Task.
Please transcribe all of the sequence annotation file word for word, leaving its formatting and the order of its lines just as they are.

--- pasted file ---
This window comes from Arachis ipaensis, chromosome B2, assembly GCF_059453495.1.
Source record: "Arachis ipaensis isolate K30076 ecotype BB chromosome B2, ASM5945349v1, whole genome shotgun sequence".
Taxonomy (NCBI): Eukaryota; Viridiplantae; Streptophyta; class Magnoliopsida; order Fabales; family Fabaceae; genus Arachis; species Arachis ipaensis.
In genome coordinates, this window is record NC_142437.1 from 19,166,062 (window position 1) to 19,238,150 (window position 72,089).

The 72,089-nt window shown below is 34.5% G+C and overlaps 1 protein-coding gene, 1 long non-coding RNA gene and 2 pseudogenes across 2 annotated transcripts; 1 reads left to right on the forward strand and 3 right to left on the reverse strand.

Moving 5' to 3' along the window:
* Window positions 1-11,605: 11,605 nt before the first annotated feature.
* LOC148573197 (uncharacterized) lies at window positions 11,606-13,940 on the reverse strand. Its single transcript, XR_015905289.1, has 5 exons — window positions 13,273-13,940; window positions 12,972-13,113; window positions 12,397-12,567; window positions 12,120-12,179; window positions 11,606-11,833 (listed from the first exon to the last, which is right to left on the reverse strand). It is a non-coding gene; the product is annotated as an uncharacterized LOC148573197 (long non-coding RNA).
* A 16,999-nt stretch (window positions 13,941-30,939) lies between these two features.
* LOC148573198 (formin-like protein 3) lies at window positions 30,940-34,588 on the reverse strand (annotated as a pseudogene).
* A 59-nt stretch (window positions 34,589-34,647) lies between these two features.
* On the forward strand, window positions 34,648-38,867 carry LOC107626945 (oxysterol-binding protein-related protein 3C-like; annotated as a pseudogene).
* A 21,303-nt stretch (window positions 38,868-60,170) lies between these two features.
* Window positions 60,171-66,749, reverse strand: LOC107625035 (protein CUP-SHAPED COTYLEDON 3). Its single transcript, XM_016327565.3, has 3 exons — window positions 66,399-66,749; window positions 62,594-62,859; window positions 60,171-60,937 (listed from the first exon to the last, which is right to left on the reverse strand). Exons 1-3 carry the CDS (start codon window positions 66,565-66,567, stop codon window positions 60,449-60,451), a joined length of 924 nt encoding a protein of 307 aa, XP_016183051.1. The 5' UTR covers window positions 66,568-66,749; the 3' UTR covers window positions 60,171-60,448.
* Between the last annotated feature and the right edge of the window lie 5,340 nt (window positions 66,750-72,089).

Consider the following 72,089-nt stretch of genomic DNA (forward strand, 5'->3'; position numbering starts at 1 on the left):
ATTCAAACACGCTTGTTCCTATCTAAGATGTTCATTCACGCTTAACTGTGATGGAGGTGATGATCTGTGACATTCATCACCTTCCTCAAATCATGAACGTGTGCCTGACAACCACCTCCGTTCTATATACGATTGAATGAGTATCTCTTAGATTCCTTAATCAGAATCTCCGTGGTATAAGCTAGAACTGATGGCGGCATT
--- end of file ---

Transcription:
This window comes from Arachis ipaensis, chromosome B2, assembly GCF_059453495.1.
Source record: "Arachis ipaensis isolate K30076 ecotype BB chromosome B2, ASM5945349v1, whole genome shotgun sequence".
Taxonomy (NCBI): Eukaryota; Viridiplantae; Streptophyta; class Magnoliopsida; order Fabales; family Fabaceae; genus Arachis; species Arachis ipaensis.
In genome coordinates, this window is record NC_142437.1 from 19,166,062 (window position 1) to 19,238,150 (window position 72,089).

The 72,089-nt window shown below is 34.5% G+C and overlaps 1 protein-coding gene, 1 long non-coding RNA gene and 2 pseudogenes across 2 annotated transcripts; 1 reads left to right on the forward strand and 3 right to left on the reverse strand.

Moving 5' to 3' along the window:
* Window positions 1-11,605: 11,605 nt before the first annotated feature.
* LOC148573197 (uncharacterized) lies at window positions 11,606-13,940 on the reverse strand. Its single transcript, XR_015905289.1, has 5 exons — window positions 13,273-13,940; window positions 12,972-13,113; window positions 12,397-12,567; window positions 12,120-12,179; window positions 11,606-11,833 (listed from the first exon to the last, which is right to left on the reverse strand). It is a non-coding gene; the product is annotated as an uncharacterized LOC148573197 (long non-coding RNA).
* A 16,999-nt stretch (window positions 13,941-30,939) lies between these two features.
* LOC148573198 (formin-like protein 3) lies at window positions 30,940-34,588 on the reverse strand (annotated as a pseudogene).
* A 59-nt stretch (window positions 34,589-34,647) lies between these two features.
* On the forward strand, window positions 34,648-38,867 carry LOC107626945 (oxysterol-binding protein-related protein 3C-like; annotated as a pseudogene).
* A 21,303-nt stretch (window positions 38,868-60,170) lies between these two features.
* Window positions 60,171-66,749, reverse strand: LOC107625035 (protein CUP-SHAPED COTYLEDON 3). Its single transcript, XM_016327565.3, has 3 exons — window positions 66,399-66,749; window positions 62,594-62,859; window positions 60,171-60,937 (listed from the first exon to the last, which is right to left on the reverse strand). Exons 1-3 carry the CDS (start codon window positions 66,565-66,567, stop codon window positions 60,449-60,451), a joined length of 924 nt encoding a protein of 307 aa, XP_016183051.1. The 5' UTR covers window positions 66,568-66,749; the 3' UTR covers window positions 60,171-60,448.
* Between the last annotated feature and the right edge of the window lie 5,340 nt (window positions 66,750-72,089).

Consider the following 72,089-nt stretch of genomic DNA (forward strand, 5'->3'; position numbering starts at 1 on the left):
ATTCAAACACGCTTGTTCCTATCTAAGATGTTCATTCACGCTTAACTGTGATGGAGGTGATGATCTGTGACATTCATCACCTTCCTCAAATCATGAACGTGTGCCTGACAACCACCTCCGTTCTATATACGATTGAATGAGTATCTCTTAGATTCCTTAATCAGAATCTCCGTGGTATAAGCTAGAACTGATGGCGGCATT